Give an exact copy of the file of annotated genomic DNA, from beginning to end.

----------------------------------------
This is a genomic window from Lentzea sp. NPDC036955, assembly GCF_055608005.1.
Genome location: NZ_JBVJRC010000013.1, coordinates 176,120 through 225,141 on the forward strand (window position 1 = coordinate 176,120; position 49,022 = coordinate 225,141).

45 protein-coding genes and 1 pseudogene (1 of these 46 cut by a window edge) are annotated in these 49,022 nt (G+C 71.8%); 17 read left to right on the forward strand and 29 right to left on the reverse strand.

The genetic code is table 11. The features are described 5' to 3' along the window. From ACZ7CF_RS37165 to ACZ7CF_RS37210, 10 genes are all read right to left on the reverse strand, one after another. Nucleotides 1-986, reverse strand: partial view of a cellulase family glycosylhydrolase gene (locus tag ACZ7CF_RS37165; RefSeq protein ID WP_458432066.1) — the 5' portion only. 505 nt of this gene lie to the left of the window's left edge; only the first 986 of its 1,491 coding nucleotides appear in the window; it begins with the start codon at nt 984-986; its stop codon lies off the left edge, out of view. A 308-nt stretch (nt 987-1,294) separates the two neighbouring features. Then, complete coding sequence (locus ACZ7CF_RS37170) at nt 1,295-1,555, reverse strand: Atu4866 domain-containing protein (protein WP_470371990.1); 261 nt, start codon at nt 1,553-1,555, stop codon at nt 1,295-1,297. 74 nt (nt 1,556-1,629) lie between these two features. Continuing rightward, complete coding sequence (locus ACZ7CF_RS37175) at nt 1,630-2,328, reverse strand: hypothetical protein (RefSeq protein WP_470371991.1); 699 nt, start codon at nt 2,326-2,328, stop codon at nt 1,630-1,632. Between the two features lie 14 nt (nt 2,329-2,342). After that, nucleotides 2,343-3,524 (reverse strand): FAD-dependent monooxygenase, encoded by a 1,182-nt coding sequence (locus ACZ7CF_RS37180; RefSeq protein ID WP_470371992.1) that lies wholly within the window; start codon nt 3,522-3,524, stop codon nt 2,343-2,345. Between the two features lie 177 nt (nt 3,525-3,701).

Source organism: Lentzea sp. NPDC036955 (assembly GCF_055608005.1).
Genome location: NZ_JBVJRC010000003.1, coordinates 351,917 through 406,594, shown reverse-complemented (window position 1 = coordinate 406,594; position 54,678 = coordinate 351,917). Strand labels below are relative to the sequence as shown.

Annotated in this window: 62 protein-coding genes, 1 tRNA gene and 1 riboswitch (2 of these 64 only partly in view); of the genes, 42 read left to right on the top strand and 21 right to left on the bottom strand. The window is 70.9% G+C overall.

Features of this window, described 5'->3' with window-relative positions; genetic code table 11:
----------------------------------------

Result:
This is a genomic window from Lentzea sp. NPDC036955, assembly GCF_055608005.1.
Genome location: NZ_JBVJRC010000013.1, coordinates 176,120 through 225,141 on the forward strand (window position 1 = coordinate 176,120; position 49,022 = coordinate 225,141).

45 protein-coding genes and 1 pseudogene (1 of these 46 cut by a window edge) are annotated in these 49,022 nt (G+C 71.8%); 17 read left to right on the forward strand and 29 right to left on the reverse strand.

The genetic code is table 11. The features are described 5' to 3' along the window. From ACZ7CF_RS37165 to ACZ7CF_RS37210, 10 genes are all read right to left on the reverse strand, one after another. Nucleotides 1-986, reverse strand: partial view of a cellulase family glycosylhydrolase gene (locus tag ACZ7CF_RS37165; RefSeq protein ID WP_458432066.1) — the 5' portion only. 505 nt of this gene lie to the left of the window's left edge; only the first 986 of its 1,491 coding nucleotides appear in the window; it begins with the start codon at nt 984-986; its stop codon lies off the left edge, out of view. A 308-nt stretch (nt 987-1,294) separates the two neighbouring features. Then, complete coding sequence (locus ACZ7CF_RS37170) at nt 1,295-1,555, reverse strand: Atu4866 domain-containing protein (protein WP_470371990.1); 261 nt, start codon at nt 1,553-1,555, stop codon at nt 1,295-1,297. 74 nt (nt 1,556-1,629) lie between these two features. Continuing rightward, complete coding sequence (locus ACZ7CF_RS37175) at nt 1,630-2,328, reverse strand: hypothetical protein (RefSeq protein WP_470371991.1); 699 nt, start codon at nt 2,326-2,328, stop codon at nt 1,630-1,632. Between the two features lie 14 nt (nt 2,329-2,342). After that, nucleotides 2,343-3,524 (reverse strand): FAD-dependent monooxygenase, encoded by a 1,182-nt coding sequence (locus ACZ7CF_RS37180; RefSeq protein ID WP_470371992.1) that lies wholly within the window; start codon nt 3,522-3,524, stop codon nt 2,343-2,345. Between the two features lie 177 nt (nt 3,525-3,701).

Source organism: Lentzea sp. NPDC036955 (assembly GCF_055608005.1).
Genome location: NZ_JBVJRC010000003.1, coordinates 351,917 through 406,594, shown reverse-complemented (window position 1 = coordinate 406,594; position 54,678 = coordinate 351,917). Strand labels below are relative to the sequence as shown.

Annotated in this window: 62 protein-coding genes, 1 tRNA gene and 1 riboswitch (2 of these 64 only partly in view); of the genes, 42 read left to right on the top strand and 21 right to left on the bottom strand. The window is 70.9% G+C overall.

Features of this window, described 5'->3' with window-relative positions; genetic code table 11: